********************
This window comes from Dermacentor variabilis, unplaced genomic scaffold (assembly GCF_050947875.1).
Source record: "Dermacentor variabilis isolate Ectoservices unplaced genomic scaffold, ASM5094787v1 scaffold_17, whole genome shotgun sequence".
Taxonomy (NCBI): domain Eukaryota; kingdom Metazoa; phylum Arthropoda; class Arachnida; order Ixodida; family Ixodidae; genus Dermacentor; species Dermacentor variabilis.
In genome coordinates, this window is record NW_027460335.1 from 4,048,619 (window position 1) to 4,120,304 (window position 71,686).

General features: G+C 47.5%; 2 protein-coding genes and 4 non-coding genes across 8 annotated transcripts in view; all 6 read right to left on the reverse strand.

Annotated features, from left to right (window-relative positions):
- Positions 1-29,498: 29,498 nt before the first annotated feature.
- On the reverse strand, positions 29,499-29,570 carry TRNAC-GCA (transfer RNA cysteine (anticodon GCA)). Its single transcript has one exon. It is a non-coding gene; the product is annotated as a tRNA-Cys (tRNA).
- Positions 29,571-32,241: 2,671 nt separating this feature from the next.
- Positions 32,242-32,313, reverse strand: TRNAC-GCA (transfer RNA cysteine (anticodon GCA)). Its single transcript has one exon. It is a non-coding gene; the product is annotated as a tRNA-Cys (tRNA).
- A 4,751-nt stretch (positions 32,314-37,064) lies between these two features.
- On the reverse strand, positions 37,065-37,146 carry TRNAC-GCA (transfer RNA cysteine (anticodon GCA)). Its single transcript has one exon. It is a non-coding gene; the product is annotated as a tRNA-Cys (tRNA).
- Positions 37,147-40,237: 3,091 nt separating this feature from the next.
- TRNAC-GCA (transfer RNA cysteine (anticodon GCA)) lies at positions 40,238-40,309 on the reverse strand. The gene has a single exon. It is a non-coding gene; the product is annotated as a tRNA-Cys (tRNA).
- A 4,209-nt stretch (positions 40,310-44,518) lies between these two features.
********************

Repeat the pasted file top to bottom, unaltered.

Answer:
This window comes from Dermacentor variabilis, unplaced genomic scaffold (assembly GCF_050947875.1).
Source record: "Dermacentor variabilis isolate Ectoservices unplaced genomic scaffold, ASM5094787v1 scaffold_17, whole genome shotgun sequence".
Taxonomy (NCBI): domain Eukaryota; kingdom Metazoa; phylum Arthropoda; class Arachnida; order Ixodida; family Ixodidae; genus Dermacentor; species Dermacentor variabilis.
In genome coordinates, this window is record NW_027460335.1 from 4,048,619 (window position 1) to 4,120,304 (window position 71,686).

General features: G+C 47.5%; 2 protein-coding genes and 4 non-coding genes across 8 annotated transcripts in view; all 6 read right to left on the reverse strand.

Annotated features, from left to right (window-relative positions):
- Positions 1-29,498: 29,498 nt before the first annotated feature.
- On the reverse strand, positions 29,499-29,570 carry TRNAC-GCA (transfer RNA cysteine (anticodon GCA)). Its single transcript has one exon. It is a non-coding gene; the product is annotated as a tRNA-Cys (tRNA).
- Positions 29,571-32,241: 2,671 nt separating this feature from the next.
- Positions 32,242-32,313, reverse strand: TRNAC-GCA (transfer RNA cysteine (anticodon GCA)). Its single transcript has one exon. It is a non-coding gene; the product is annotated as a tRNA-Cys (tRNA).
- A 4,751-nt stretch (positions 32,314-37,064) lies between these two features.
- On the reverse strand, positions 37,065-37,146 carry TRNAC-GCA (transfer RNA cysteine (anticodon GCA)). Its single transcript has one exon. It is a non-coding gene; the product is annotated as a tRNA-Cys (tRNA).
- Positions 37,147-40,237: 3,091 nt separating this feature from the next.
- TRNAC-GCA (transfer RNA cysteine (anticodon GCA)) lies at positions 40,238-40,309 on the reverse strand. The gene has a single exon. It is a non-coding gene; the product is annotated as a tRNA-Cys (tRNA).
- A 4,209-nt stretch (positions 40,310-44,518) lies between these two features.